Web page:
Meeting MDG Safe Water Target Cause For Celebration, But More Work Remains To Bring Access To All

The achievement of meeting the Millennium Development Goal (MDG) for safe drinking water “shows that where there is a will, it is possible to truly transform the lives of hundreds of millions of people for the better,” Sanjay Wijesekera, chief of water, sanitation and hygiene for UNICEF, writes in the Guardian’s “Poverty Matters Blog.” “Even in sub-Saharan Africa, where progress towards achieving the target is off-track, 273 million additional people gained access to drinking water since 1990,” he writes, adding, “So, we should raise our hats to the governments, organizations, communities and individuals who put great effort and resources into making this happen.”

Al Jazeera Examines Global Maternal Mortality

Al Jazeera examines maternal mortality worldwide, saying, “If the situation continues at its current rate, the world will not meet” the U.N. Millennium Development Goal “to reduce maternal mortality by 75 percent between 1990 and 2015.” Though the estimated number of women who die of maternal mortality has dropped from 546,000 in 1990 to 340,000 today, a woman’s lifetime risk of dying during or following pregnancy in developing countries “is still high at one in 31,” compared with one in 4,300 in developed countries, the news agency reports. “Attaining zero maternal death would require greater community involvement and commitment” and increased access to contraceptives and skilled birth attendants, according to experts, Al Jazeera notes (Arjunpuri, 3/19).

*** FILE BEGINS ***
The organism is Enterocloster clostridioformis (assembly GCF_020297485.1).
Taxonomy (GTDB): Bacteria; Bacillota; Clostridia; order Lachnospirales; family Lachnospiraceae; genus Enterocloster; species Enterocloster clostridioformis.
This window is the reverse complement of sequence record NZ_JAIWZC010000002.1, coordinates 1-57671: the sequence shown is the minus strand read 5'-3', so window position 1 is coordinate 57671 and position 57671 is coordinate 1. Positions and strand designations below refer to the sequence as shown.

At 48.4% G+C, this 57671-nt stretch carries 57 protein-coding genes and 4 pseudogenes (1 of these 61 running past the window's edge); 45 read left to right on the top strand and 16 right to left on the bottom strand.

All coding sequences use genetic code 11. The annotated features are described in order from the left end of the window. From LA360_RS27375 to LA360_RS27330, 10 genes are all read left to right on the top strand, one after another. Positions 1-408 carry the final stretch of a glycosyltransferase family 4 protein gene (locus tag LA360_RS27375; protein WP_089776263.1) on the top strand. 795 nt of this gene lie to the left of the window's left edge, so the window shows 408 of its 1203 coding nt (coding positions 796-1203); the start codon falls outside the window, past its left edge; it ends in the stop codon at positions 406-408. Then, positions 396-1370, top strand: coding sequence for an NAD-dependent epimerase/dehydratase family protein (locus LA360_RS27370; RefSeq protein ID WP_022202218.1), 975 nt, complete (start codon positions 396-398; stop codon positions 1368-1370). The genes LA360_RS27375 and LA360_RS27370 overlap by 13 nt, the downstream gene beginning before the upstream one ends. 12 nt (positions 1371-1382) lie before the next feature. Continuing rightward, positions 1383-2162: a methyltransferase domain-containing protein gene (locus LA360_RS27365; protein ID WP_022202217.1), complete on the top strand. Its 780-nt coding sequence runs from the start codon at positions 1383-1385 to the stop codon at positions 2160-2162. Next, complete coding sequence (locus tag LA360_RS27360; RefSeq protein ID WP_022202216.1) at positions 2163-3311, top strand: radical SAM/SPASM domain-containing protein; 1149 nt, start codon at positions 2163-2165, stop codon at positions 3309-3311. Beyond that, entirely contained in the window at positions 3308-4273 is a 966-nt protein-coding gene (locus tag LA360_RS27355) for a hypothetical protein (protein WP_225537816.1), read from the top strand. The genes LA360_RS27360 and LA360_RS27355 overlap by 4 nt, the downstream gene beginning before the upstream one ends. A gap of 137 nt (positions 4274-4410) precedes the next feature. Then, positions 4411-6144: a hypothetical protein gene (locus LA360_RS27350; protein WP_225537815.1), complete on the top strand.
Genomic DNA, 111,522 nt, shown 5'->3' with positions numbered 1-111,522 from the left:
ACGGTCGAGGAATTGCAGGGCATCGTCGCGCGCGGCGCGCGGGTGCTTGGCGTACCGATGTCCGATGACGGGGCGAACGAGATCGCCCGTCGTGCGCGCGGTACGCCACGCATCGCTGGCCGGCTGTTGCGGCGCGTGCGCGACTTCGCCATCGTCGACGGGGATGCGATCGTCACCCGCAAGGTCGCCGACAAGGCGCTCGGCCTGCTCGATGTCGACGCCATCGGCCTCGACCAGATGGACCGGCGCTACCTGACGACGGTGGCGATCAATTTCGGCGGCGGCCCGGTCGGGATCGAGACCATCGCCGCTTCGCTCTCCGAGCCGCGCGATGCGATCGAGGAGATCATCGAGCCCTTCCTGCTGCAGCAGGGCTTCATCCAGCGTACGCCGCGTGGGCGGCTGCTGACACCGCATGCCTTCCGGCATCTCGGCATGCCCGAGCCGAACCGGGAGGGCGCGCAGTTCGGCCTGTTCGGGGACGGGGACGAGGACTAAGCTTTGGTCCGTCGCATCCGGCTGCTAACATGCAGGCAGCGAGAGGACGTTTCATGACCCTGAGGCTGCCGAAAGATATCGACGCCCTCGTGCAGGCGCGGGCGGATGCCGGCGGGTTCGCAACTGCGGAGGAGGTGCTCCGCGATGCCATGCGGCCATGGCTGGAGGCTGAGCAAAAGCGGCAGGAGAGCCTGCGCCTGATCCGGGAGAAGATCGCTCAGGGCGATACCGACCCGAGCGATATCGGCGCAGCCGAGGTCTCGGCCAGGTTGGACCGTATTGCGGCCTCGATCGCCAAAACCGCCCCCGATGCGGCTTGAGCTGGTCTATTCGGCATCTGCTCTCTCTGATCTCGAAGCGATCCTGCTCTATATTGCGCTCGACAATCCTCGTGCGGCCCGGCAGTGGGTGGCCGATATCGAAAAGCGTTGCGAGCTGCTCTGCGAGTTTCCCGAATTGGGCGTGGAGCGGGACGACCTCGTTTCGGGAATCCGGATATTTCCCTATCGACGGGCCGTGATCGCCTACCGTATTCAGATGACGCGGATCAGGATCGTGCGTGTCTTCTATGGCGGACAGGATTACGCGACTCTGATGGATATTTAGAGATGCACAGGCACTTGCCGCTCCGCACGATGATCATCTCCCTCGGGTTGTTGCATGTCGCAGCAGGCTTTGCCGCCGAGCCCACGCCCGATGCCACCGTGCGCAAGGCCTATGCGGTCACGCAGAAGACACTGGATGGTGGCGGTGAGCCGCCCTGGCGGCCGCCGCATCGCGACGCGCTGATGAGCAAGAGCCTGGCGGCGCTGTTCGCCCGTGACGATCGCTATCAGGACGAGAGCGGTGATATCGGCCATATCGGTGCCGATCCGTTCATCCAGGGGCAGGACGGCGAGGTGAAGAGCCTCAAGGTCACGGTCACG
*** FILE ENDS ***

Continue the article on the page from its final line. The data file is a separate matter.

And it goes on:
Opinion Piece, Editorial Address Results From Millennium Villages Project

The Millennium Villages Project (MVP), established in Africa to determine what improvements can be made when programs addressing health, education, agriculture, and other development needs are implemented simultaneously, published its first results in the Lancet on Tuesday. The following opinion piece and editorial address the findings.

U.N. Secretary-General Focuses On MDGs During African Union Summit

Addressing the 14th African Union (AU) Summit on Sunday, U.N. Secretary-General Ban Ki-moon called for African countries to maintain their commitment to the Millennium Development Goals (MDGs), “which include reducing poverty, disease and child mortality, ahead of their target date of 2015,” BBC reports. Leaders from 53 African countries are gathered in Addis Ababa, Ethiopia, for the three-day summit (1/31).

Washington Post Examines Birth Simulator For Health Worker Training In Developing World

A new device which simulates childbirth on a real woman could help train health workers to deliver babies and deal with complications, according to the Washington Post, which adds that the $100 low-tech “frontpack” is called “‘MamaNatalie,’ a name that plays on ‘natalis,’ which means ‘pertaining to birth’ in Latin.”   “The abdomen is made…

AU Summit Panel Focuses On Water, Sanitation To Meet MDG Targets In Africa

African countries should focus on preventing diarrhea – the biggest killer of children in Africa – in order to achieve Millennium Development Goal targets, Yunia Musaazi, WaterAid’s East Africa policy advisor, told delegates at the 15th African Union (AU) Summit, PANA/Afrique en ligne reports.